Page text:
If we pull up a monthly chart of KraneShares Trust – KraneShares CSI China Internet ETF (KWEB), we see that shares experienced a horrible 2021 and the first two months of 2022 have also resulted in losses for the ETF. Fortunately, shares are now coming up against long-term support just above the $30 level, so we may finally see a stop to this carnage. Investors though need to be prepared for more downside to come here in KraneShares Trust as the scale of the decline to date has resulted in the MACD indicator continuing to diverge. This is confirmed by the monthly histogram which still shows no signs of moving upward at this stage.
Therefore, with respect to timing a potential long position in here, it may be better to wait until at least the support level alluded to above gets tested. What also may not be attractive to long-term investors is the fact that KWEB charges a 0.7% expense ratio, which comes in well ahead of the 0.5% average in this asset class.
On the contrary, however, the sizable annual dividend of $2.58 per share which was paid out last December is sure to attract attention. The strong growth in the dividend has come off the back of aggressive growth in the fund’s assets. Although assets under management may have fallen by roughly 12% over the past month, AUM has still more or less doubled in the fund over the past 12 months alone.
Suffice it to say, we would wager that a hard bottom in the fund will take place around the technical support levels depicted above, and then a subsequent rally should put an end to the trend of assets being withdrawn from the ETF. Similar to traditional value investing, one has to give some level of pretense to KWEB’s long-term trends and not solely rely on what has been happening to the fund over the past few months.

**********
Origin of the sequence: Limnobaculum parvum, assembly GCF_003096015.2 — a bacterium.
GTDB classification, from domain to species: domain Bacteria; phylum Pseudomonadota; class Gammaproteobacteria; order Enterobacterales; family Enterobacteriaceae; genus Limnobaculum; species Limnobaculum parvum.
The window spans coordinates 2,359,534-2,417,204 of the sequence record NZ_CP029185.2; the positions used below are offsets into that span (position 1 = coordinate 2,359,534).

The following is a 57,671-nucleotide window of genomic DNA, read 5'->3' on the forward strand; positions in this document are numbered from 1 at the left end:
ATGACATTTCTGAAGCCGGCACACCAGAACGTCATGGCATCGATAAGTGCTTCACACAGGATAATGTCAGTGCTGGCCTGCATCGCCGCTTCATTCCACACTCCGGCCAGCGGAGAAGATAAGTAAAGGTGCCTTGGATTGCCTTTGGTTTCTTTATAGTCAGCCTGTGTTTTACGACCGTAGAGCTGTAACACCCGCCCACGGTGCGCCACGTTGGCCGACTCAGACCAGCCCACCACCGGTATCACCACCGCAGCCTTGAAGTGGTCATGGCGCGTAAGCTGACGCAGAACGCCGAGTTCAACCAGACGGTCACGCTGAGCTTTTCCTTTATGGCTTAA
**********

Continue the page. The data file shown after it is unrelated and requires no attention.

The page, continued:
Given though the expense ratio and the technicals (which are signaling a long-drawn-out bottoming process), our play here is to take advantage of the uncertainty in KWEB at present (through options) instead of waiting to get long the ETF through buying shares.
As we can see from the implied volatility chart in KWEB below, IV is trading well above its average over the past 12 months. Historic volatility (HV) is backward-looking in that it gives us information with respect to volatility on how KWEB has traded over this timeframe. Implied volatility or IV on the contrary is forward-looking, so when we have a difference in the two metrics (which we have presently in KWEB), we can say that opportunity exists here due to the inflated nature of KWEB’s derivatives.
So then the question which presents itself is how do we take advantage of this sustained down move in KWEB (which we believe will eventually bottom) while at the same time controlling our risk? Before we get into the strategy we have in mind, let’s delve into some of the pillars we adopt when trading options. All of this work can be done outside of market hours. Suffice it to say, success many times is 90% preparation and 10% execution. The more detailed we can be in our preparation and mechanics, the higher the probability that our emotions will stay out of the game during the trade.
- We must be able to determine our maximum loss, potential profit, and breakeven points before any capital is committed to the KWEB trade/investment.
- We are risk managers first and foremost. Being able to make a profit always comes in second in terms of priority.
- An exit strategy must be written down if our investment goes against us.
- The exit strategy must be obeyed at all times no matter how convincing the market may be telling us otherwise.
- An exit strategy must also be written down for when to take profit.
The strategy we have in mind for KWEB is a put broken wing butterfly. This involves the purchase of a long put spread plus the sale of a wider put spread further out of the money. We place both short put options at the same strike price and we ensure we rout the butterfly for a credit. The broken wing butterfly is a high probability of profit trade because we can make money if wither KWEB goes up or down. We will put this trade on shortly and post in the back office.
To sum up, we believe downside risk is limited in KraneShares Trust – KraneShares CSI China Internet ETF at present although uncertainty (volatility) remains high. For the reasons cited above, we believe the best way to trade/invest in this ETF at present is by means of selling rich option premium through a broken wing butterfly strategy. We look forward to continued coverage.